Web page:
Joshua the Independent 18:29, September 9, 2011 (UTC)

Federal monarchy[edit]

There is at present a discussion at Wikipedia:Articles for deletion/Federal monarchy. As that article is analogous to this one, perhaps editors would be interested in participating? --Gazzster (talk) 09:20, 14 January 2008 (UTC)

Mexico[edit]

Shouldn't it say FEDERAL REPUBLIC? It says United Mexican States.— Preceding unsigned comment added by Spikeleefan (talkcontribs) 22:40, 21 July 2008

What on Earth does this mean?[edit]

In the opening paragraph is this sentence:

The states in a federation also maintain the federation.

Can anyone explain what this is actually supposed to mean? Andrew Gwilliam (talk) 02:02, 21 June 2011 (UTC).

Republic of North Sudan?[edit]

Though South Sudan declared its independence last year, Sudan has not changed its official name to North Sudan. — Preceding unsigned comment added by 190.230.2.168 (talk) 08:00, 13 June 2012 (UTC) North Sudan is Bir Tawil — Preceding unsigned comment added by 2601:640:4000:8CD0:5C3F:E829:F03B:B098 (talk) 01:45, 19 December 2015 (UTC)

December 2012[edit]

Switzerland is NOT a republic (according to Plato's definition). Switzerland is NOT a federation. Switzerland is a confederation. Thank you.— Preceding unsigned comment added by 178.198.199.200 (talkcontribs) 19:42, December 21, 2012

Cleanup needed[edit]

This page is very bad, it's just a copy of CIA World Factbook, it needs to have more sources and not just the view of one Intelligence Organisation. — Preceding unsigned comment added by 88.114.117.140 (talk) 14:48, 31 May 2013 (UTC)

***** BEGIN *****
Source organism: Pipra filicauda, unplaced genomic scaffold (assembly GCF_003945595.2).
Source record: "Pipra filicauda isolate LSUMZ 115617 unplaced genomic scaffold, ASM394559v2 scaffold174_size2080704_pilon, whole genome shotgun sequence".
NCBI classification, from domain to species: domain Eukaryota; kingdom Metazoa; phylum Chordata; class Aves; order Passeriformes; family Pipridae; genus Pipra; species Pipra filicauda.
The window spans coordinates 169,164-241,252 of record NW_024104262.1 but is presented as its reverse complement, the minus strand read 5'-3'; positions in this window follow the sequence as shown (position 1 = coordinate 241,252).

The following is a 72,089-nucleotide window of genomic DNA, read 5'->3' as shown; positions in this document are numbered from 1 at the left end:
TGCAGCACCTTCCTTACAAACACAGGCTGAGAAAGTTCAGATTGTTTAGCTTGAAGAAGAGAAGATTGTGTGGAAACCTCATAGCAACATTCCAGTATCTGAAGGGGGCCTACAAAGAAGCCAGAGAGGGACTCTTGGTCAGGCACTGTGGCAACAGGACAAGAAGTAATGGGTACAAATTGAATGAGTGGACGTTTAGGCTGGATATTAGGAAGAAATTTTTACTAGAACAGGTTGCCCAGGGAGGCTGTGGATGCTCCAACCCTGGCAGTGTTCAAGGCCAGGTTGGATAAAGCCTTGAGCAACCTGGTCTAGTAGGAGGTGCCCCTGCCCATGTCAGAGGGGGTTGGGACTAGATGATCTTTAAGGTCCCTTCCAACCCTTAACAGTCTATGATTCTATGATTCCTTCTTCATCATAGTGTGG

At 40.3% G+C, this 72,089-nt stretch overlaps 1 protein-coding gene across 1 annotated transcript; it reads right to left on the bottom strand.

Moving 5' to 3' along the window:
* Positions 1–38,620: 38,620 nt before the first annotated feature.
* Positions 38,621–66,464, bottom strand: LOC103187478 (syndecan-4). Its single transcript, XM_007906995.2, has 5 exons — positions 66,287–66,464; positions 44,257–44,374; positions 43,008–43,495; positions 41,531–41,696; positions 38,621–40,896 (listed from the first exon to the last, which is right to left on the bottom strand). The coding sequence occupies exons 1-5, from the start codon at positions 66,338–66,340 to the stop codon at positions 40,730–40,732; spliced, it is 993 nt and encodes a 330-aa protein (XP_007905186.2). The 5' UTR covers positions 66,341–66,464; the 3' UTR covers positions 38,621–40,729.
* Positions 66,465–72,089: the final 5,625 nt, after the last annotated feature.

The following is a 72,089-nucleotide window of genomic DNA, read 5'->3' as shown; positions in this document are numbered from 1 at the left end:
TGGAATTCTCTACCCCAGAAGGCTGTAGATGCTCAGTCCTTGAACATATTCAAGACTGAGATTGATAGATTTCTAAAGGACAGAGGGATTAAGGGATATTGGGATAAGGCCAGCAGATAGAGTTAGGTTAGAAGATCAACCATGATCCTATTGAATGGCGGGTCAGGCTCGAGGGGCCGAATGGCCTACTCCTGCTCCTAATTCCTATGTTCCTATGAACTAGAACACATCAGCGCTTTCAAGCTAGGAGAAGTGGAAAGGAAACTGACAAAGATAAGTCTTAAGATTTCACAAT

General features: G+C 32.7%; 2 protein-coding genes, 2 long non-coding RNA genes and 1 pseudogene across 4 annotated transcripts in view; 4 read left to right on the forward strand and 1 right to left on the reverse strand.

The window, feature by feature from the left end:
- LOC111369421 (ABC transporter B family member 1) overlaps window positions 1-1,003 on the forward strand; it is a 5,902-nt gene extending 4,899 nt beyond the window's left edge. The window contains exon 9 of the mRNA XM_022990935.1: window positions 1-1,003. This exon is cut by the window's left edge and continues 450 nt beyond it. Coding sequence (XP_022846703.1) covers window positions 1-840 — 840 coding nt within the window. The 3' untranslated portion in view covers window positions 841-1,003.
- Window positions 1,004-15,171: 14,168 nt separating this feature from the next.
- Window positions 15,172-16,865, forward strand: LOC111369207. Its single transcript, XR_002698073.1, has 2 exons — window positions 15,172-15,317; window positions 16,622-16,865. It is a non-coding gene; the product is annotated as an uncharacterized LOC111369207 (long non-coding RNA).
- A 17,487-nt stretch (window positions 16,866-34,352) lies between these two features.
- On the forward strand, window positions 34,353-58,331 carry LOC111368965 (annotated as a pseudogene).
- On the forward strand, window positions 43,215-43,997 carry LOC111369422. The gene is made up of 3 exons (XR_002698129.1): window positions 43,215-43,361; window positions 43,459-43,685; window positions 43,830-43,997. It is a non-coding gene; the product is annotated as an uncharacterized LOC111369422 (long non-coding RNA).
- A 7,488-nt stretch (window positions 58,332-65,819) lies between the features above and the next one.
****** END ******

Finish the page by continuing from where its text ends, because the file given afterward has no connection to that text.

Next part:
Nepal still called a Kingdom?[edit]

Could someone please explain to me why Nepal is still called "Kingdom of Nepal" in the list (as much as I want Nepal to adopt constitutional monarchy)? Sakarthapa (talk) 15:38, 31 August 2014 (UTC)

Including[edit]

What does this include? Why doesn't it include China and France?2601:640:4000:8CD0:5C3F:E829:F03B:B098 (talk) 01:43, 19 December 2015 (UTC)

How is use of "republic" inconsistent?[edit]

The first paragraph, as currently published, reads:

A federal republic is a federation of states with a democratic form of government. Usage of the term republic is inconsistent.[1] At its core, the literal meaning of the word republic when used to reference a form of government means: "a state where sovereignty rests with the people or their representatives, rather than with a monarch or emperor; a country with no monarchy".